For Edwards, the goal is "take Waverly to the next level."
( Courtesy of AECOM, ArchPlan and Sanders / October 10, 2011 )
A rendering shows the envisioned view of the plaza of Waverly Commons, looking northwest toward University Parkway. A community effort is under way to revamp the area of the 32nd Street Farmers Market, but the project is unfunded and would need city approval
Performing on a String and a Prayer
Rachel Mansour, The Daily Record, Business Writer
March 8, 2002
By Rachel Mansour
The Daily Record
The roofs were leaking and about to cave in, the floors were unstable and the walls were practically peeling away from their supports. Structural engineers had said the buildings were at risk of collapsing.
But for almost a decade, in a small back room inside these two aging Southwest Baltimore rowhouses, the artists of the Black Cherry Puppet Theater found a place to chisel, carve, sew and paste their handcrafted puppets and prepare tours for children and adults throughout the Baltimore-Washington region.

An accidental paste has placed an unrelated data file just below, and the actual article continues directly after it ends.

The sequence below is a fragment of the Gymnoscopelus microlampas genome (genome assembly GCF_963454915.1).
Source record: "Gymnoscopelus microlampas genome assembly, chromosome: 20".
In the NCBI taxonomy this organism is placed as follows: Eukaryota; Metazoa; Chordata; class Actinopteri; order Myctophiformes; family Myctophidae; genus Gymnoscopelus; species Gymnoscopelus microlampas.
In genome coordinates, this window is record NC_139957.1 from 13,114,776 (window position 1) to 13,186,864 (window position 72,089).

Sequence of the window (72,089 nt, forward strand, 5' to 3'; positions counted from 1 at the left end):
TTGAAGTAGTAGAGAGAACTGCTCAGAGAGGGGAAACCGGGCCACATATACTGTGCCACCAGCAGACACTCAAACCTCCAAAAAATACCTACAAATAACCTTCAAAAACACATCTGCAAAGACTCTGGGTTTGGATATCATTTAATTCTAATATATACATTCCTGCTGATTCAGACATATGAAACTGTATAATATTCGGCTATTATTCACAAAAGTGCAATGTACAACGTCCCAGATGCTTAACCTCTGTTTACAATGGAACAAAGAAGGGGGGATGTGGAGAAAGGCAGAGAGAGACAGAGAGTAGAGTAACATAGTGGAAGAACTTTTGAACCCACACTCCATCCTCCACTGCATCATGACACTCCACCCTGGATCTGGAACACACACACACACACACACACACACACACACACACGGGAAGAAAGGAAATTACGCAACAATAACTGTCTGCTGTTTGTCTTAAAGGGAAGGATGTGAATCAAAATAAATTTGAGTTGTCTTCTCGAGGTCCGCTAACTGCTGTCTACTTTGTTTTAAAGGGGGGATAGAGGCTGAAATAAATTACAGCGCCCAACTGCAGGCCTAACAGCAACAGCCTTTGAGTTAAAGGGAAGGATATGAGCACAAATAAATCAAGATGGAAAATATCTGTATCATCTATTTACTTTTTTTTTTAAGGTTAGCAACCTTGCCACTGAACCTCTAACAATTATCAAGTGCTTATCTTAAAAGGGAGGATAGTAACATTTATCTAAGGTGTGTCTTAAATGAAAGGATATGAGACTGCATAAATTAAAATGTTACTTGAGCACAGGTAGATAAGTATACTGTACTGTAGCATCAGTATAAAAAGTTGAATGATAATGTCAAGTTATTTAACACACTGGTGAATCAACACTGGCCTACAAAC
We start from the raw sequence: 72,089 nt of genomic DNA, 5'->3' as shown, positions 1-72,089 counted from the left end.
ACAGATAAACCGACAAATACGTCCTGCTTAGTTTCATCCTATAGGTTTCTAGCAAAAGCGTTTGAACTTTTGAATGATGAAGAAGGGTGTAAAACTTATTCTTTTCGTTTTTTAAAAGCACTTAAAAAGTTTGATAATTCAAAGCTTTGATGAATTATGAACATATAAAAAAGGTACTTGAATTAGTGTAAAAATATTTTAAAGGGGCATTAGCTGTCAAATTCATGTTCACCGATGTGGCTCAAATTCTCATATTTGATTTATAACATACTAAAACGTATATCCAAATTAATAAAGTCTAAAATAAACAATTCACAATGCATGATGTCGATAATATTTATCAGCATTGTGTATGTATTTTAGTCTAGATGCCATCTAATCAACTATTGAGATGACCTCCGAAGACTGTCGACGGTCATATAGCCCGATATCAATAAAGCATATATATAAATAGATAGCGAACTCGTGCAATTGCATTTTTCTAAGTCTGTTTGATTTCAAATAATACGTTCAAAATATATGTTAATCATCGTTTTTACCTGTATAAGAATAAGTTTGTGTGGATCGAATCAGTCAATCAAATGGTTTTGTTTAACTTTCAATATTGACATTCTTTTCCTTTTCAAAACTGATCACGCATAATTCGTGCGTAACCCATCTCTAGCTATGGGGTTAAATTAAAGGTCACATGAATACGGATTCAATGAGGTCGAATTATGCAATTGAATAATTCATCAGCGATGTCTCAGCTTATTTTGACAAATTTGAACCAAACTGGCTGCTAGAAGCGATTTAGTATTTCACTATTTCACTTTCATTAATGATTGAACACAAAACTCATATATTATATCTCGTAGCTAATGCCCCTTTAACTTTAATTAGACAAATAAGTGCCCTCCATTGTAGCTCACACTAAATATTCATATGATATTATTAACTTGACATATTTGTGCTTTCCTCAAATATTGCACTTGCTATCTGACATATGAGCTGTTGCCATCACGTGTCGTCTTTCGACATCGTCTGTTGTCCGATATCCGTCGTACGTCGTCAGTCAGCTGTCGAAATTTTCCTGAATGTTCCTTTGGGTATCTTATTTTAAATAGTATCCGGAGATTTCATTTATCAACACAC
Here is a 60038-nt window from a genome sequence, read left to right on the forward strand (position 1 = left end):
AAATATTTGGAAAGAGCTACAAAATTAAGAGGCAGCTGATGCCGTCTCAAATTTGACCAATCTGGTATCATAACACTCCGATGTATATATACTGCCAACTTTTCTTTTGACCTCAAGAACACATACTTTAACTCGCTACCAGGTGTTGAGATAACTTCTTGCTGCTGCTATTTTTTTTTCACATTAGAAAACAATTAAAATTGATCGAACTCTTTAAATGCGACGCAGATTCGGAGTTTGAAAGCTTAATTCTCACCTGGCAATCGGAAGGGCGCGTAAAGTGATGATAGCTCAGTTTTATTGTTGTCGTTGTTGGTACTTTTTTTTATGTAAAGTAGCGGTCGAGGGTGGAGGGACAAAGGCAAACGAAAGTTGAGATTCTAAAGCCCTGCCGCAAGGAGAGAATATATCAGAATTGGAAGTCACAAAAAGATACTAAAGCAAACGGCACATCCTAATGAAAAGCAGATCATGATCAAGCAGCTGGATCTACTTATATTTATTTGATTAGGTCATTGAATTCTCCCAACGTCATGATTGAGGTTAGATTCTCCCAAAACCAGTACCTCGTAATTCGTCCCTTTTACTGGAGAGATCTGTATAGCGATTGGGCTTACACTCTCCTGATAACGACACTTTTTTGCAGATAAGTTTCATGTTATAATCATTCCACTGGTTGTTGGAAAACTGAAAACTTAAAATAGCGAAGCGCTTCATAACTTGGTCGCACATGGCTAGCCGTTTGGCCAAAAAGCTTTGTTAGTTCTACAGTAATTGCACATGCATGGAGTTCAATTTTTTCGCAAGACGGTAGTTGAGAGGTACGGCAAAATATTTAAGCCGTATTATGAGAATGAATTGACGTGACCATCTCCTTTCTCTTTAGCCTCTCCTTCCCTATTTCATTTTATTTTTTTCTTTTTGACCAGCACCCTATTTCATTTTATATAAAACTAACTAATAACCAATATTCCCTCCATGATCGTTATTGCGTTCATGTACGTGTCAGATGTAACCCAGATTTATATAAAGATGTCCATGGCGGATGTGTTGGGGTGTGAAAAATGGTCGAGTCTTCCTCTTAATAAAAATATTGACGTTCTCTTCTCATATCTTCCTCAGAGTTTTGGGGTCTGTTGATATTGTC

Though the puppeteers never allowed the decrepit structures to interfere with their artistic passion, the 22-year-old theater’s co-director and founder, Michael T. Lamason, admits, “the building was literally falling down.” He and the other puppeteers used a wood stove in the winter, and tried to avoid walking through the front of the buildings.